C. S. Lewis was quite against the ordination of women to the priesthood of the Episcopal Church, the C of E, 70 years ago. Yet not for the reasons you might expect. Not entirely, at any rate. He may be wrong, but at least not in the way prejudice would immediately accuse.
When I am away from Lewis I drift into disagreeing with him in such matters as merely a product of his era. I do recognise that I am also a product of my era, but generally wave that off with the claim that I have already accounted for that. A return to Lewis's actual arguments reveals there remain claims I have not successfully answered and put to rest.
Suppose the reformer stops saying that a good woman may be like God and begins saying that God is like a good woman.
That sounds like "The Shack" by William Paul Young. I actually think there's a lot of wisdom in that book, but of course I was never so sucked-in that I started thinking 'this is real' instead of 'this is one guy's representation, which has imperfect analogies that might nevertheless be useful to my understanding.
Suppose he says that we might just as well pray to "Our Mother which art in heaven" as to "Our Father"
This is what led me to leave a congregation, when I needed to use the restroom mid service and thus got to hear what was being taught to the children downstairs. It was the weaseling of the response from the Priest and parish council when I expressed uncertainty about it that pushed me out -- after all there are plenty of feminine descriptions of God (Is. 49:15 & Deut. 32:18 come to mind). It seemed it was a rejection of maleness and the concept of fatherhood that was the motivation, rather than trying to bring consciousness that in Christian ( & Jewish) teaching while we use male pronouns for God the Father, he is neither male nor female. (As expressed in Catechism of the Catholic Church (CCC) #239, for example)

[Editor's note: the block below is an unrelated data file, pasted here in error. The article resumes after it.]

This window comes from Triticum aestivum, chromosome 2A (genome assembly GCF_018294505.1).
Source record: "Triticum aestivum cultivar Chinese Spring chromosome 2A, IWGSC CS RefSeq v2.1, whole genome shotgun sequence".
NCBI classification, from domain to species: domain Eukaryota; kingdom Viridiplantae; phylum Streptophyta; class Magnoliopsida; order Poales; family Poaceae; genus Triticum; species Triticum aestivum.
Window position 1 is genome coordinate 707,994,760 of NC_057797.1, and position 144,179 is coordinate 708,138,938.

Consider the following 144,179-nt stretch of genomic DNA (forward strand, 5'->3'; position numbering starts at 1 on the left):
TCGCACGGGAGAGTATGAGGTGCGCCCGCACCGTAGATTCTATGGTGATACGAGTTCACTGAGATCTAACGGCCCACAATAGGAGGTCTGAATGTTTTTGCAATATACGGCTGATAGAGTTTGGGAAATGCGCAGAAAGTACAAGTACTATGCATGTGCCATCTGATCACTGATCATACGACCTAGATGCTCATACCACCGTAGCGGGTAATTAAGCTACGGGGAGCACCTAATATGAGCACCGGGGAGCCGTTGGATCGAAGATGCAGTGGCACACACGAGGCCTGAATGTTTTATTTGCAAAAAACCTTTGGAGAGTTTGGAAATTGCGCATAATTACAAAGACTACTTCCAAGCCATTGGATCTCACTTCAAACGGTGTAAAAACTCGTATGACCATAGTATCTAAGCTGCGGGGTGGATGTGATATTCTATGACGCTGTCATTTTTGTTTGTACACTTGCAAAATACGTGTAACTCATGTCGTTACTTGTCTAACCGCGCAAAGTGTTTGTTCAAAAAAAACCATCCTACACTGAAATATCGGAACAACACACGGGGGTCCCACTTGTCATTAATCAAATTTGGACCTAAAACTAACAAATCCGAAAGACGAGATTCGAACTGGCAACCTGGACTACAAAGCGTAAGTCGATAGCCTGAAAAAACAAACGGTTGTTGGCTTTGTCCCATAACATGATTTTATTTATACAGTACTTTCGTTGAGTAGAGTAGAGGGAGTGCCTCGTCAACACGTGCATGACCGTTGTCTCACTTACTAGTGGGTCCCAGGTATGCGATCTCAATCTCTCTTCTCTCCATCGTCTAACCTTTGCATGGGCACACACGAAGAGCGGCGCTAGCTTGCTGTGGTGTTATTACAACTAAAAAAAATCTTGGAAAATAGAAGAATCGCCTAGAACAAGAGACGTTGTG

We call them 'Priests' in the Episcopal and Anglican churches, not 'priestesses' even if they are women. My reading of the debates in the various churches was that it was never "should we have priestesses?", but "Should we allow women to be priests."
I can't help but feel that there is an unexamined prior in Lewis' writing that God the Father is 'male', in contrast to the catholic view, and therefore a woman can't be the right sort of representative.
I do not have the depth of knowledge or time spent as a Christian as you or others, but to me it is enough to look at what "priestesses" are doing to the Church, first in replacing the message, and then replacing the object of worship altogether.
It is enough to make one want to grab the whip, or to lean off the other side of the horse straight into "I do not allow a woman to speak or uncover her head in church".
Speaking as a woman myself, I personally am not comfortable with the idea of women being ordained as priests. I guess that's just personal preference, but something about it always bothered me.
Usually I hear the word "priestess" used in the context of Pagan worship rather than in Christian worship, though, so that may have some bearing on the issue.
@ Mad Soprano - I think that was part of Lewis's point, and you illustrate it well. If women are ordained in a tradition that has priests, they are then priestesses. We don't like the associations with that, so the Episcopalians have called them "priests" to avoid that pagan feel. When Roman Catholics talk about ordaining women, they similar stick with the word "priests." Lewis is insisting that this is only an appearance - there actually is a difference between priests and priestesses that mere naming does not remove. They may tell themselves that they are only removing a PR obstacle that the title "priestess" artificially injects into the discussion. Yet what if this is not so? What if they are avoiding the deeper spiritual reality in order to get what they want this Tuesday?
Post a Comment